I’m running openSUSE 11.2 64-bit for the moment on my desktop. I’ve been having trouble getting 11.4 to download with good checksums. In an attempt to get that file, I downloaded the 64-bit DVD via aria2c overnight. I did it via sudo as the only partition large enough to hold it was /. This morning all looked good. I checked the SHA1 checksum and it looked good. I wanted to check the MD5 just to be safe. I downloaded the md5 checksum file from here and saved it in /home/<user>/Downloads/. The first couple of times I did this, I clicked on the link in Firefox and did “File | Save As…” Nothing happened. I didn’t get the dialog asking where to save it (I have it set to always ask where to save it). I then right clicked on the link and selected “Save link as…” That allowed me to save it. I switched to root in the terminal and mv’d the file to / so it would be in the same file as the iso. I then cd’d to root to run the md5 check and did a quick “ls -lia”. It gave me an error saying something like “/usr/bin ls not a valid file or directory.” (or something very similar to that) I tried opening the KDE file manager (forget what it’s called) but it didn’t open. As things were acting weird at that point, I figured some process was hung or something, so I’d reboot. I exited the root mode and the terminal, shutdown all apps and tried to shut down via the KDE menu. It started to shut down, but then went to console and came up with an error. I don’t remember what it was. It was long or I would have written it down. I tried accessing the console various ways, but only got that error. I had to do a hard reset. When it booted, I got the following:
doing fast boot Creating device nodes with udev Trying manual resume from /dev/disk/by-id/ata-ST3160023AS_blah_blah-part9 Invoking userspace resume from /dev/disk/by-id/ata-<same as above>-part9 resume: libgcrypt version 1.4.4 Trying manual resume from /dev/disk/by-id/<same as above>-part9 Invoking in-kernel resume from /dev/disk/by-id/<same as above>part9 Waiting for device /dev/disk/by-id/<same as above>-part7 to appear: ok fsck from util-linux-ng 2.16 [sbin/fsck.ext4 (1) -- /] fsck.ext4 -a /dev/sda7 /dev/sda7: clean, 8118/3474800 files, 1486910/13894209 blocks fsck succeeded. Mounting root device read-write. Mounting root /dev/disk/by-id/<same as above>-part7 mount -o rw,acl,user_xattr -t ext4 /dev/disk-by-id<same as above>-part7 /root No init found. Try passing init= option to the kernel. umount: /dev: device is busy. (In some cases useful info about processes that use the device is found by isof(8) or fuser(1)) 3.269491] Kernel panic - not syncing: Attempted to kill init!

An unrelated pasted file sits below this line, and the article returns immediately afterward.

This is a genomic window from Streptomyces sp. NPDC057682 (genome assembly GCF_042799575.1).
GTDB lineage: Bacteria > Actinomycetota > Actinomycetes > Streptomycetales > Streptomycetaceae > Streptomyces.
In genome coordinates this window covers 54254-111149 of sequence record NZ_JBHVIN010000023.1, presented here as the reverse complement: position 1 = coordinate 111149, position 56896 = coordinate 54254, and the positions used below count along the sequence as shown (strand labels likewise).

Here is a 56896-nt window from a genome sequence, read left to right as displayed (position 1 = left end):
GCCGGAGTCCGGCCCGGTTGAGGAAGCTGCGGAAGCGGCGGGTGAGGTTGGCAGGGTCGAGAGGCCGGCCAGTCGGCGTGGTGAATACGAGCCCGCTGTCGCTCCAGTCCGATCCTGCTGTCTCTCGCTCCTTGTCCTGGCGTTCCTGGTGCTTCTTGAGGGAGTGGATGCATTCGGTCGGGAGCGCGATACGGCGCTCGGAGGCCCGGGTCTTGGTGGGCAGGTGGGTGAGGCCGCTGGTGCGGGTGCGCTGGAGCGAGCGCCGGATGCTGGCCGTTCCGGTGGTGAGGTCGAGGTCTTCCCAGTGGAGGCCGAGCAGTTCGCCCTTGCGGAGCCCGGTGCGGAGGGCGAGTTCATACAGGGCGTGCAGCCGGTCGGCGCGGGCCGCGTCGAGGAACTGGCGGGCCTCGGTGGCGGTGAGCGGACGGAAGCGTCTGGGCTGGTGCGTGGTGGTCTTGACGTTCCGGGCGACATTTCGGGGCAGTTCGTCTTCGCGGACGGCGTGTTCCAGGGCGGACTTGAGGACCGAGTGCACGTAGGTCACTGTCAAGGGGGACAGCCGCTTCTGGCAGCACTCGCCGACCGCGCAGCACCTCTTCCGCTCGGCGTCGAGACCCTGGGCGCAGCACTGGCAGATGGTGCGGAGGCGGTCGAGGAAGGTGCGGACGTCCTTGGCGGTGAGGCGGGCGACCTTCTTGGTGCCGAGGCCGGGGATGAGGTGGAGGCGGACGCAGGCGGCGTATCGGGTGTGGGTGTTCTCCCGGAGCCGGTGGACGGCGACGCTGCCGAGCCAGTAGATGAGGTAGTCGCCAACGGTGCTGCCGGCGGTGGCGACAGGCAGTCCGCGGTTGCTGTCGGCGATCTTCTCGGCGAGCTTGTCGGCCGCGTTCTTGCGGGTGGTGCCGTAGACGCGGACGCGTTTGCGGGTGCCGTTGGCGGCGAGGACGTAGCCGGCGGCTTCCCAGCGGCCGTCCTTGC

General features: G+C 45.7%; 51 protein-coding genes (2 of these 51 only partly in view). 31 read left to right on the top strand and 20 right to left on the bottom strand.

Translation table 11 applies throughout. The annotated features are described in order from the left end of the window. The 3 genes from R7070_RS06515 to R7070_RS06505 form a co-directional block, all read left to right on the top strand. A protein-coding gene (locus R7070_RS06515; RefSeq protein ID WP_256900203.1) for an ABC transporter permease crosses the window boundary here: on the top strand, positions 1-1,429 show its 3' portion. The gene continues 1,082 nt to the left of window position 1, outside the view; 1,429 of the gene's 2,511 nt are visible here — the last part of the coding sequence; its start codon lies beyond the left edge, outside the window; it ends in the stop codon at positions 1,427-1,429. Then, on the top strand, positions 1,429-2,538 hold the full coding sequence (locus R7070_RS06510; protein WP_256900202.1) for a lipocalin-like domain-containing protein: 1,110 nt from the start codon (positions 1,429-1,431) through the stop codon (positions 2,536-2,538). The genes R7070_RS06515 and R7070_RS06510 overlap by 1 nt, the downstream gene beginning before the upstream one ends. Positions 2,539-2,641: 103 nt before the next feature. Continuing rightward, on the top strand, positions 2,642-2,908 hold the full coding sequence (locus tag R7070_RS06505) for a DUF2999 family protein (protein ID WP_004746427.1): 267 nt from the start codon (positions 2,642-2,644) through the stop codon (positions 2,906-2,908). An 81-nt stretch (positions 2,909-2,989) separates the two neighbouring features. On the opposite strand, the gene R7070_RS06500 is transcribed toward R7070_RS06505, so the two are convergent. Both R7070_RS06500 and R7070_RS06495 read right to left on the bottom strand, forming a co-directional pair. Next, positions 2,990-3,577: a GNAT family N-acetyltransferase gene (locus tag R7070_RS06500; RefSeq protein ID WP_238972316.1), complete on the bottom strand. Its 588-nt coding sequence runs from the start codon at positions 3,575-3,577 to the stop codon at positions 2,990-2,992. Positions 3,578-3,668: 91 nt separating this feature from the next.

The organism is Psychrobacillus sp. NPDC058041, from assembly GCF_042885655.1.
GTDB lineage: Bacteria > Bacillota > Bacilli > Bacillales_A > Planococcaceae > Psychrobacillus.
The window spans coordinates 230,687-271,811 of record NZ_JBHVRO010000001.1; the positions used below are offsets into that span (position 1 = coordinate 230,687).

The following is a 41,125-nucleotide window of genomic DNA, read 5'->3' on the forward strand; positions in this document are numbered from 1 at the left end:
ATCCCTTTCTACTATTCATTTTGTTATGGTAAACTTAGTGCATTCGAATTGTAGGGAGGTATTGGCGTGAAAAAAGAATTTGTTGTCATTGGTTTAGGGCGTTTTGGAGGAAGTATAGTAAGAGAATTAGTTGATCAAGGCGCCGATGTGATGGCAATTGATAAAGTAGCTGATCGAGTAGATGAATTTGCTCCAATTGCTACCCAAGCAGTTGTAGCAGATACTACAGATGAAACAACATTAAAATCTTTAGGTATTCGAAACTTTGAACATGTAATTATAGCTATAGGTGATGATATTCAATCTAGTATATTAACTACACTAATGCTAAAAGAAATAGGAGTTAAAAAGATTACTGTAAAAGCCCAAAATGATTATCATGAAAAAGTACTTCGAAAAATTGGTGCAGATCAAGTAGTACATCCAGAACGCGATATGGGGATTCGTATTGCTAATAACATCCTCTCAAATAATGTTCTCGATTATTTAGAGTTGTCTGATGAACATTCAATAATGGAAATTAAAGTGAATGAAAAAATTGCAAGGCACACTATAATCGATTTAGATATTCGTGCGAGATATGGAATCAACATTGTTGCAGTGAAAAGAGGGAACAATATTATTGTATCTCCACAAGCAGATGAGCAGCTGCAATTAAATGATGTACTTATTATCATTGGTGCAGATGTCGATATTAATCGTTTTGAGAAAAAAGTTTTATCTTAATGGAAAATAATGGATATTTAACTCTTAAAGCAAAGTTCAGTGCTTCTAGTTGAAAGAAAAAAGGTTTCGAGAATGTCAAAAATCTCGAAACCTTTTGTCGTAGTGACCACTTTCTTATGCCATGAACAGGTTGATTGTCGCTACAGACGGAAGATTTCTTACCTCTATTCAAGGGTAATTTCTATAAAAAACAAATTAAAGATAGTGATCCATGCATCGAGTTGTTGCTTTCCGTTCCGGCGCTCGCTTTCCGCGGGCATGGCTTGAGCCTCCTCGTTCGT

I rebooted again with the install disk and ran the repair tools. The first time, I got messages saying that sda2, sda4, and sda7 were corrupt with the option to repair. When I clicked on “repair” it didn’t appear to do anything, but the message popped right back up. I hit the repair button several times on each drive (10 or so times), then hit “skip”. At the end, I got two errors saying no root partition was found.
I rebooted and ran it again. This time, it only gave me the corruption error on sda7 (root, of course). I again his “repair” several times, and again got the two “root not found” errors and rebooted to the recovery system. I then manually ran fsck on all partitions. They all seemed fine. sda7 took a while and it did say it was repairing. It succeeded. Reboot. Same error as above (in code block). If I try it in “failsafe” mode, same thing (not really a surprise).
I also tried running the partition manager from the repair utilities. It sees each of my partitions, but does not see the mount points. It will not let me specify the mount points unless I choose to format the drive. Obviously, I don’t want to do that.
So I’m pretty sure my root partition is corrupt. What are my options? Is there anything I can do to recover that partition? I was thinking about doing a re-install and just not formatting my /home and /usr partitions. However, since the install utility doesn’t recognize the partition mount points, I don’t think I can do that. Is there a way around that?
I don’t have a problem re-installing my entire system, but I don’t want to lose what’s in /home and /usr (each are separate partitions on the same disk). I’ve got data in /usr, and documents I don’t want to lose in /home.
Do you think it could be a hardware issue? I’m thinking about running Spinrite 6.0 on the disk, but that takes forever, so I can’t try anything else while that’s running.